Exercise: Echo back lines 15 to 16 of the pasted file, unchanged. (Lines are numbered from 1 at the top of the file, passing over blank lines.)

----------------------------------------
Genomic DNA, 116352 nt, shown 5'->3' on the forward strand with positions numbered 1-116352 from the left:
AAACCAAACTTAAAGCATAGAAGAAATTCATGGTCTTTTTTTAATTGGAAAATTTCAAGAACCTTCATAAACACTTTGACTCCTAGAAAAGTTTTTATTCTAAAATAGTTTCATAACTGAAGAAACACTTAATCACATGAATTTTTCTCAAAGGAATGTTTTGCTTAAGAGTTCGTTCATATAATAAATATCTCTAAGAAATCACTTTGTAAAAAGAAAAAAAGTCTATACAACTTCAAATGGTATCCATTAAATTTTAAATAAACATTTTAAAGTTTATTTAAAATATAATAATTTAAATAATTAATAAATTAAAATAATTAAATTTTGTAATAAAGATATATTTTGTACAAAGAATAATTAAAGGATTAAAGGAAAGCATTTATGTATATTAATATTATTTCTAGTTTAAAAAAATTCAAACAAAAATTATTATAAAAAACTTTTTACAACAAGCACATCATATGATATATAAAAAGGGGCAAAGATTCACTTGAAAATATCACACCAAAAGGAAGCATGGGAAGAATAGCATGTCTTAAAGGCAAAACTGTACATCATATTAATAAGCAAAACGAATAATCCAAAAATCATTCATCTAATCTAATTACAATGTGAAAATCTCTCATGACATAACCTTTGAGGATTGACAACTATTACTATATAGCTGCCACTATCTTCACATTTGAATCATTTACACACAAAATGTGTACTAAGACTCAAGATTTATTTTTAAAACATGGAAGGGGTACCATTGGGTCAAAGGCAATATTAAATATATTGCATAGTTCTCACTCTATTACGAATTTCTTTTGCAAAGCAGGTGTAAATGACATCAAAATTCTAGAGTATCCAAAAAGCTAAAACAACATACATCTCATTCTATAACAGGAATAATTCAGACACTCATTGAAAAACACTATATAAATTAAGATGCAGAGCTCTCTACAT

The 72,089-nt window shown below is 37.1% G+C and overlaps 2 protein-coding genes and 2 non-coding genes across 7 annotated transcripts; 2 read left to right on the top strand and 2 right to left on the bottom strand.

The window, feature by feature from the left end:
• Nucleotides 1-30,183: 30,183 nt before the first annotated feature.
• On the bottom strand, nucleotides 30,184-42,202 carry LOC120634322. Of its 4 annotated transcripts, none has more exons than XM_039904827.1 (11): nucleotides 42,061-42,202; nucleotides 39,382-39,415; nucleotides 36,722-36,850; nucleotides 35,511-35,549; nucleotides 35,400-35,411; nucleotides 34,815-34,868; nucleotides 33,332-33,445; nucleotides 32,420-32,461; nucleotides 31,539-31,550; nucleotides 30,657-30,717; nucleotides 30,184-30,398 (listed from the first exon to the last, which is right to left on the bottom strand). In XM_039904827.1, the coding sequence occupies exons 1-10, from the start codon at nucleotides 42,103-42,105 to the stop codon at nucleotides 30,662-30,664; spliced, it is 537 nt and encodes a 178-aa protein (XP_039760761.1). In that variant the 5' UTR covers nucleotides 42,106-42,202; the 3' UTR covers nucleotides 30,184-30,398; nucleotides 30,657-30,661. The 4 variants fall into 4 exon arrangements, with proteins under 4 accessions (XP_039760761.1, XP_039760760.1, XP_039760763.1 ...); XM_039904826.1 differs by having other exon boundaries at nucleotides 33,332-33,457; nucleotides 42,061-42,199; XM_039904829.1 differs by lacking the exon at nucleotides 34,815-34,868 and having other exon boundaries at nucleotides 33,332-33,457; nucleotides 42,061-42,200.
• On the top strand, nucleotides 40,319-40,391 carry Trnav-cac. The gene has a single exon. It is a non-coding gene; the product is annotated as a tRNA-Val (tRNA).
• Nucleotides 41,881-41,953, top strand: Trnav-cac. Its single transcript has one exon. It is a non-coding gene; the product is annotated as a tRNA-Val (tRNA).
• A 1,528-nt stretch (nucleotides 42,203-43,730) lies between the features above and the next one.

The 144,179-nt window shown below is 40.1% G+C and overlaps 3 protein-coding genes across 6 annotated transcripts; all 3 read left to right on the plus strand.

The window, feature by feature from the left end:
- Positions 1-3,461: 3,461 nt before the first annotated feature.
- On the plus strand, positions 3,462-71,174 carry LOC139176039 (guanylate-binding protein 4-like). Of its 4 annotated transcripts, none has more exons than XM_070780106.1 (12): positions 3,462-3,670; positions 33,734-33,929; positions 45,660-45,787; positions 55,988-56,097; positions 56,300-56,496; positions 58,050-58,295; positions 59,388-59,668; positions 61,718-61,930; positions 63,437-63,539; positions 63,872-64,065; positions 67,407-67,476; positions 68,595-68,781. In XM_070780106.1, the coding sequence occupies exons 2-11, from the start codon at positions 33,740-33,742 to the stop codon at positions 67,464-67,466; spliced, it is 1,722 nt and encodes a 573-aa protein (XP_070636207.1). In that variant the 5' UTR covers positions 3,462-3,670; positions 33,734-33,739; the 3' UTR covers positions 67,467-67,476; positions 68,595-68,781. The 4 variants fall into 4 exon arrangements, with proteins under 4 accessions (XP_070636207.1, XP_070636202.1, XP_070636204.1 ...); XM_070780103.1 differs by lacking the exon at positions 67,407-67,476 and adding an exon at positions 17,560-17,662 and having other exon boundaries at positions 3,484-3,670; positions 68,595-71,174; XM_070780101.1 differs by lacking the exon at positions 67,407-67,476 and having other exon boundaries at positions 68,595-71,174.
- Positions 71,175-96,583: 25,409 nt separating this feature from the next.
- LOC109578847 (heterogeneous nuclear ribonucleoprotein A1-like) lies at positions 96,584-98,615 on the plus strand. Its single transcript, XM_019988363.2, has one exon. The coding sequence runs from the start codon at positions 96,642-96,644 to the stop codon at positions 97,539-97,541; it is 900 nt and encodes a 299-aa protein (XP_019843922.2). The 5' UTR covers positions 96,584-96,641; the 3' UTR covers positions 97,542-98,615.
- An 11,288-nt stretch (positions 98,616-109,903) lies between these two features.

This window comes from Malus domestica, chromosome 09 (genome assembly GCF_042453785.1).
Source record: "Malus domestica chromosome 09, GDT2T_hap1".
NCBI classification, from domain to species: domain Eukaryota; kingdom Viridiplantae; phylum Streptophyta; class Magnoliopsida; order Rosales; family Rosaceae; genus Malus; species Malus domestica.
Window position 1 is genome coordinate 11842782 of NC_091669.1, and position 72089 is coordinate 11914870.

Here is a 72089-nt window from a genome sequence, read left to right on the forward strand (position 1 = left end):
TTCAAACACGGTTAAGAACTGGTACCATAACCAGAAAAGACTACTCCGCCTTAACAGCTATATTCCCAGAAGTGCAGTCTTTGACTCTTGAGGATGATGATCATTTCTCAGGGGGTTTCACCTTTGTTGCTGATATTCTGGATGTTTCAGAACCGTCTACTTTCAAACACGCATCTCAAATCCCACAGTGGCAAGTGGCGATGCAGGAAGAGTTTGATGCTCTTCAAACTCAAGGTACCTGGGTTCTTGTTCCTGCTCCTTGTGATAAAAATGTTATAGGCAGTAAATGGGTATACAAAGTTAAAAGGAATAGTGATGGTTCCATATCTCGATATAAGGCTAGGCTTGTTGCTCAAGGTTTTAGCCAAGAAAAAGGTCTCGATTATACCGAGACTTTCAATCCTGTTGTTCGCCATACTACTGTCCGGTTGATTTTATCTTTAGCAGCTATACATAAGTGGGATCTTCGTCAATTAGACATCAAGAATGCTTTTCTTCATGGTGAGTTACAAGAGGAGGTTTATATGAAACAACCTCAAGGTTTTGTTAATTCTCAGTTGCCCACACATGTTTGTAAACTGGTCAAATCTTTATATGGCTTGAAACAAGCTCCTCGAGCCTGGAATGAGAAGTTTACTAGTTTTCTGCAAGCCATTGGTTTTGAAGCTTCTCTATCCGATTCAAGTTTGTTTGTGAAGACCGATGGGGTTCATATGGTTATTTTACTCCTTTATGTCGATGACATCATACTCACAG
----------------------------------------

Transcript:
- LOC109578847 (heterogeneous nuclear ribonucleoprotein A1-like) lies at positions 96,584-98,615 on the plus strand. Its single transcript, XM_019988363.2, has one exon. The coding sequence runs from the start codon at positions 96,642-96,644 to the stop codon at positions 97,539-97,541; it is 900 nt and encodes a 299-aa protein (XP_019843922.2). The 5' UTR covers positions 96,584-96,641; the 3' UTR covers positions 97,542-98,615.
- An 11,288-nt stretch (positions 98,616-109,903) lies between these two features.